I grew up under the protection of Bishop Hilary. To be honest, I already knew him when he was not yet a bishop or even a baptized Christian: I lived with his family, wealthy people, lovers of culture in all its forms.
Hilary took baptism at the age of 35 and followed a hard journey of seeking the truth, which led him, with effort and sacrifice, to recognize God the Creator and God Incarnate, becoming a champion of Nicene orthodoxy.
He was a wonderful, charismatic person who managed to combine strength in faith and extreme sweetness and meekness in interpersonal relationships. Ilario has never "rowed against", but has always chosen acceptance and constructive discussion. He treated me like a son ...
One day, in a city in Gaul, he met some garrison soldiers: among them was a man a few years younger than him. There was an immediate understanding between the two, and it was strange, in my opinion, that a bishop was so in agreement with a military man. But that soldier was Martino, already baptized, even before Hilary, and like him in search of his truest faith.
In those days, however, the Emperor Constantius sided with Arianism, the creed that rejected the divine nature of Christ. And we know that the games of the powerful are like millstones that crush subordinates. We lived as if hovering on a tightrope between the two banks of a rushing river, always ready to flee. Or die.
Martino had obtained his leave and had come to Pictavium for a while. Ilario now knew the value of that man of few words, who with a single touch made you understand brotherhood: his hand on his shoulder was comfort and liniment to the wounds of the soul. My bishop would have liked to make Martin a deacon of his Church, but the Most High had other plans for all of us: soon after, Hilary was exiled to Phrygia.
Not me. I was no longer with him, because he himself had sent me to Pannonia with Martino, begging me to be his brother and watch over his life.
My journey with Martino was a journey of silence and great light. I cannot express in words the immense emotion of when he converted his mother to Christianity: for him it was the greatest grace received, and it gave him the strength to resist the persecutions that we had to suffer from the Aryan bishops of Illyricum, the insults, the threats, the beatings ... Martino was flogged in public. We decided to leave the country. The evening before leaving, on the bank of a river, while I was cleaning his deep wounds, the marks of the whip on his back, he told me the words of Christ on the cross: “We must forgive them because they do not know what they are doing”.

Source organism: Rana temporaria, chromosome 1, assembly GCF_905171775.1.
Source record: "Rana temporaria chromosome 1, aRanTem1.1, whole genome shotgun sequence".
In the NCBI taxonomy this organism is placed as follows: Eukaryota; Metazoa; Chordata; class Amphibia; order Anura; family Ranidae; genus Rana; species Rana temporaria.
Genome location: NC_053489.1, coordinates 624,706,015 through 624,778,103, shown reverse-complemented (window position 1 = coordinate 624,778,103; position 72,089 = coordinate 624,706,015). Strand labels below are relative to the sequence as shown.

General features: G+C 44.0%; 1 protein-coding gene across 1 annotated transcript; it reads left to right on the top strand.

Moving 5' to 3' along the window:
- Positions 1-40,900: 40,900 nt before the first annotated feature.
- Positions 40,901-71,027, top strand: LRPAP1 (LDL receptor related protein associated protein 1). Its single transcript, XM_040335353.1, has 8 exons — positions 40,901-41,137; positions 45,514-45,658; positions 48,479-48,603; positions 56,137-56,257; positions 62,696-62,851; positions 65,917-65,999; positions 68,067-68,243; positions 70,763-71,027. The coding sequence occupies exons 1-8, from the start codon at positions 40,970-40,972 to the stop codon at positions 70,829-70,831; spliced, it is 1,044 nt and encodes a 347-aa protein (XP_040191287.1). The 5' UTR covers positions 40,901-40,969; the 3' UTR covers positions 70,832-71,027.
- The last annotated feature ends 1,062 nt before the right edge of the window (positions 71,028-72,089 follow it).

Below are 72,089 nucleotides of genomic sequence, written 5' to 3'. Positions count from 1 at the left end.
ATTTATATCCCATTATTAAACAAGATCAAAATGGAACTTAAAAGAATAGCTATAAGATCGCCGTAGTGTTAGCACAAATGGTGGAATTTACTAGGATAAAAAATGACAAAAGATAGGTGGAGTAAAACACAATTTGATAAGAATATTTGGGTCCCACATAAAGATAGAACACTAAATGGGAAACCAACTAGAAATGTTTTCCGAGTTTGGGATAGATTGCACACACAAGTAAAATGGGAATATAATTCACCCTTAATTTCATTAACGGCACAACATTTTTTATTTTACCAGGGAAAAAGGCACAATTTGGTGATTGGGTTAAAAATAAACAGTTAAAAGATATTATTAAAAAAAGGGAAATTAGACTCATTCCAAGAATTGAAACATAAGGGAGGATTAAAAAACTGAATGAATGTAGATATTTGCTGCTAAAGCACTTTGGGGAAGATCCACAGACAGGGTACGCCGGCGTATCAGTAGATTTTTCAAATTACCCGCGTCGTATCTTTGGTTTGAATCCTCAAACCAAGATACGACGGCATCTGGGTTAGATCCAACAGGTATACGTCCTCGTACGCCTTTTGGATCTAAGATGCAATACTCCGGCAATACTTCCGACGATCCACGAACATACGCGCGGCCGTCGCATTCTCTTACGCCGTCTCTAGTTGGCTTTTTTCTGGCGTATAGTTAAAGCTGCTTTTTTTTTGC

When we reached Mediolanum, we settled in small isolated cells, forming a tiny hermitage, where we can pray, atone and help anyone in need. But Bishop Ariano Aussenzio drove us from there. I had a great emptiness in my heart, which Martino soon filled by simply saying to me: “Brother, let's go where God guides us and calls us”.
So our tired footsteps took us towards the wide breath of the marina: a long journey, at the end of which we were welcomed by a dawn full of soft colors, with the disc of the sun rising from the calm and clear waters, starting its race in the sky, like a hymn of praise to the glory of the Lord. And in the midst of that immense expanse of water, there was an island, as small as a seed. "There we will go, my brother: there we will seek ourselves, strengthen our faith and follow the indications that God will give us".
We went down to the verdant plain of Albenga: we had to find a way to reach the island. Martin knew that there was a strong and rich Christian community there, which followed the true and ancient faith of the triune God. We were welcomed like family. We knew where to go: the Gallinaria Island would have been our refuge for some time, the immense gift of God to regain balance and serenity.
The people of Albenga, dry in their emotions and apparently tough, used to stealing sustenance from little land and going into the sea to improve their lives, protected us and, without saying it, loved us. It was such a beautiful exchange, so human: prayer and love, and small gestures, as big as the universe. There was a perfect triangle, just as the Trinity is perfect: the island, the port, the mountain, united by a thin and precious thread ...
But after some time we left, because a new time had come ...
I never left Martino, my brother and guide, not even when Ilario returned from exile. The road was to be traveled in two, by now we knew it: I appreciated his silences so full of meaning, that over time I had learned to understand. And he accepted my impulsiveness ...
Martin was an ascetic, a solitary soldier of Christ, who in his solitude had large and strong arms, and ideally extended them to embrace and help the whole world.